Pay rises branded 'divisive and inadequate' by both teacher and leadership unions

Written by: Pete Henshaw | Published:
Image: Adobe Stock

This year’s teacher pay rise, which gives early career teachers 5.5 per cent compared to a 2.75 per cent uplift for more experienced colleagues, has been labelled “divisive and inadequate” by both teacher and leadership unions.


In July, the School Teachers’ Review Body published its recommendations for the September 2020 pay rise (STRB, 2020) and these have been accepted by education secretary Gavin Williamson.

The STRB set out an increase to the minimum of the main pay range (MPR) of 5.5 per cent, while the maximum is to rise by just 2.75 per cent. All other pay ranges will also rise by 2.75 per cent.

It means an increase of £1,341 to £25,714 for the MPR minimum outside London. The MPR maximum increases by £990 to £36,961.

Meanwhile, the upper pay range (UPR) minimum increases by £1,036 to £38,690 while the maximum is up £1,114 to £41,604.

The pay increases are part of the Department for Education’s (DfE) plans to increase starting salaries to £30,000 by September 2022 in a bid to tackle on-going teacher recruitment and retention problems.

However, four education unions have written this week to Mr Williamson expressing their concern about the “divisive” pay rises. It comes as the unions submitted their joint response to the consultation over the STRB’s July report, which closed this week.

In a joint covering statement, the general secretaries of the four unions – the Association of School and College Leaders, National Association of Head Teachers, National Education Union, and Voice – said: “Teachers and school leaders agree that these proposals are divisive and inadequate. Giving lower pay increases to experienced teachers than to new teachers will not address the current problems but will instead create new ones.

“The government must improve teacher pay levels and pay prospects, and drop damaging and unfair performance-related pay, if we are to tackle the serious and entrenched teacher recruitment and retention problems.

“Since 2010 the value of teacher pay against inflation has been cut, PRP and funding cuts have restricted teacher pay progression, and the national teacher pay structure has been dismantled. It is no surprise that after a decade of attacks on teacher pay, we struggle to recruit and keep the teachers and school leaders we need.”

It comes as targets for post-graduate initial teacher training (ITT) have been missed for eight years running now, with 89 per cent being recruited in 2019/20.

Leaving rates also remain high for early career teachers in their first three years. The STRB’s report warns that leaving rates have also risen in the 35 to 44 and 45 to 54 age brackets.

Research published in June (Worth, 2020) shows that the overall rate of teachers leaving state secondary schools fell from 10.4 per cent in 2017/18 to 9.9 per cent in 2018/19. The primary teacher leaving rate also decreased, from 9.6 per cent in 2017/18 to 9.3 per cent in 2018/19.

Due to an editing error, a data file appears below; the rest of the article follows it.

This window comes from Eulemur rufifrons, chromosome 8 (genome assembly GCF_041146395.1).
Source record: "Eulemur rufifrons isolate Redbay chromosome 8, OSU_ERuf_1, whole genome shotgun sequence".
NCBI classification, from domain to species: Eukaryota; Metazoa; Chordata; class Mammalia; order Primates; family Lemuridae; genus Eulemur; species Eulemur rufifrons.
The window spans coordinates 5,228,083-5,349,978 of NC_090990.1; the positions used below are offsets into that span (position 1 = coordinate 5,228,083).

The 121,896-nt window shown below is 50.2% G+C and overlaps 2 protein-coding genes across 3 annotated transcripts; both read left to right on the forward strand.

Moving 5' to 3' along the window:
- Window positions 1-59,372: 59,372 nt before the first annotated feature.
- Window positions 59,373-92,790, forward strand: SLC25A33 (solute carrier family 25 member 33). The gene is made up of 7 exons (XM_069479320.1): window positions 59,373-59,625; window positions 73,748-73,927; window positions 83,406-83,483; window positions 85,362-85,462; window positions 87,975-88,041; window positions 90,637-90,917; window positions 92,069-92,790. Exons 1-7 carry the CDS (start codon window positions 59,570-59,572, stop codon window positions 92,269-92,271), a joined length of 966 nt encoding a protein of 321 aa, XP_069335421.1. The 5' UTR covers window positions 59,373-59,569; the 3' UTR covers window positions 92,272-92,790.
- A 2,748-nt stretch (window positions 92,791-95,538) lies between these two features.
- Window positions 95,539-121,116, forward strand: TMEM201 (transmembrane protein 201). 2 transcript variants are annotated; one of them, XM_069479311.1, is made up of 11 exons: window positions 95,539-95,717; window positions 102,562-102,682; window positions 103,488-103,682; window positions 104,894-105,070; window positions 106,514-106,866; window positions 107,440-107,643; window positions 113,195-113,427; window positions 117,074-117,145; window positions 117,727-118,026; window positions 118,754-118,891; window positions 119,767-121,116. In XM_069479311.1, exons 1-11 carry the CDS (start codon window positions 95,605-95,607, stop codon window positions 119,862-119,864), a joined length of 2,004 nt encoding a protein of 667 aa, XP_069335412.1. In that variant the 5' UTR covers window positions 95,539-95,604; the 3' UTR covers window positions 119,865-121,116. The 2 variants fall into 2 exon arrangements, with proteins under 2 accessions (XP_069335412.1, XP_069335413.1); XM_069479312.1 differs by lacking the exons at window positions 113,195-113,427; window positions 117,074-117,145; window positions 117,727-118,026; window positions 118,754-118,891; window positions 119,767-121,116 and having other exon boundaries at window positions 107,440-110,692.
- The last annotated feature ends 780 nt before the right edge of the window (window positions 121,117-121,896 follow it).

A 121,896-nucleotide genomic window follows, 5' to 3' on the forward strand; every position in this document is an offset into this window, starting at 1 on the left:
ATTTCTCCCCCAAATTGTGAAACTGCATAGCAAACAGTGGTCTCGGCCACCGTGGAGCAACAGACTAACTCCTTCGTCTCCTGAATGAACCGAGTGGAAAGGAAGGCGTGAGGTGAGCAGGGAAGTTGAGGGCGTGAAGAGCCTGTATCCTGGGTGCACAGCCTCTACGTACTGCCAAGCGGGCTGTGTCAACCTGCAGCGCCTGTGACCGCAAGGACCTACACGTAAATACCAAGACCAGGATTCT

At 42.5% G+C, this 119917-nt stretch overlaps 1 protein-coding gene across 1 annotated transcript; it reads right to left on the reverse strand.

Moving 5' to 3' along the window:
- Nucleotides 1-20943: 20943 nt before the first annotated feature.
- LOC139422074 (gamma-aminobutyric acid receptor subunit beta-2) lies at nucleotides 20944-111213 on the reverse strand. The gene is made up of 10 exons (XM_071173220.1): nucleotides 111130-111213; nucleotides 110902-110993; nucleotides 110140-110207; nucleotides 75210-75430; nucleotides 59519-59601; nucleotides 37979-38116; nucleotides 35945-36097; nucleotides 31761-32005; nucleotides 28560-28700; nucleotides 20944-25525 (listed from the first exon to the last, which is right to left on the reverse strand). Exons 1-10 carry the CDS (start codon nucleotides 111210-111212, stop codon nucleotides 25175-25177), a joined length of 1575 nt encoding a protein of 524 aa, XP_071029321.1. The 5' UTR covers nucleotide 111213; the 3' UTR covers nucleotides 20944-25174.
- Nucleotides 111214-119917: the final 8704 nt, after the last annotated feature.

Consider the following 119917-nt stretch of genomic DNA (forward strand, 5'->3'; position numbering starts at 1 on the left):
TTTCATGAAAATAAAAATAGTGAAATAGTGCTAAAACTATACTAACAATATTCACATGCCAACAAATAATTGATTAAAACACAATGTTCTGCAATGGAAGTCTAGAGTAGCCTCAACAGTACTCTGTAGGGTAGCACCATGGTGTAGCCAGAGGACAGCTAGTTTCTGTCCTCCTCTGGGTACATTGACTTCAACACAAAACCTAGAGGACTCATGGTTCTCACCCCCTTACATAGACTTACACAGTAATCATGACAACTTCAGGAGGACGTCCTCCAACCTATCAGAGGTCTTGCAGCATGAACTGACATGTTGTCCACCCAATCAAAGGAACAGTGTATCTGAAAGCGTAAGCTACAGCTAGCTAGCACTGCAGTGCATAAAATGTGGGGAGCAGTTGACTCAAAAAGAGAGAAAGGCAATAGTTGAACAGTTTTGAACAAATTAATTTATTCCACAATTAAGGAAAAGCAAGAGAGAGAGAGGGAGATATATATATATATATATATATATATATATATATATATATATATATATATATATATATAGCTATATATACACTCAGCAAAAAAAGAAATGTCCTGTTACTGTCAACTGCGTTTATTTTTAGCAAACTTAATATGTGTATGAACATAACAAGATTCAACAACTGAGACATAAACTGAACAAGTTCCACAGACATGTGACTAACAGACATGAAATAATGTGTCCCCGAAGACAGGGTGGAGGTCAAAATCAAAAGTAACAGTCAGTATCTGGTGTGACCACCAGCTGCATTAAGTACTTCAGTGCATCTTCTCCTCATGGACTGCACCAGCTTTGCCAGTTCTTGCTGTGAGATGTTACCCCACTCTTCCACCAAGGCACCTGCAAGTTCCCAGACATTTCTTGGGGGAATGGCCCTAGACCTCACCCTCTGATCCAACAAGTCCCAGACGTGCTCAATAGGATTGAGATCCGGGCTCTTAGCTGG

However, the paper says that the retention of NQTs and second-year teachers continues to fall. It finds that in 2018/19, there was a net reduction in the NQT and year 2 teacher cohort of around 15 percentage points.

The DfE says that its plans for teacher pay could see more than 1,000 extra teachers being retained per year by 2022/23.

However, the unions want to see a “significantly higher pay increase applied equally to all teachers and school leaders” as well as the removal of performance-related pay.

Their response states: “Feedback from our members underlines the key point we have raised previously, that experienced teachers and leaders are dismayed to see that they will receive only half the increase announced for starting pay. We are clear that differentiated pay rises in favour of early career teachers will not promote retention, or support the supply line to leadership.”

In a written ministerial statement in July, Mr Williamson accepted the STRB’s recommendations. He said: “This government made a commitment to increase starting salaries nationally for teachers to £30,000 by 2022/23. This pay award takes the first step to delivering this commitment, with a 5.5 per cent increase to starting salaries worth between £1,341 and £1,677 depending on location. This will mean that starting salaries for new teachers will be between £25,714 and £32,157 depending on location in the 2020/21 academic year.

“This pay award also takes a decisive step towards a pay structure which better supports teacher retention, with large increases to early career pay where we know retention is most challenging. Alongside other crucial reforms such as the Early Career Framework and new National Professional Qualifications, this pay award will help to ensure we are retaining great teachers through the crucial early career phase.”

Advisory pay points are also being reintroduced on the MPR and UPR following the recommendation of the STRB. This will mean six pay points on the MPR and three on the UPR.

Its report states: “There was consensus among our consultees that reintroducing pay points on the MPR and UPR would have a positive impact on the teacher workforce by providing greater clarity about pay and career progression, and some have made representations about this for several years.”


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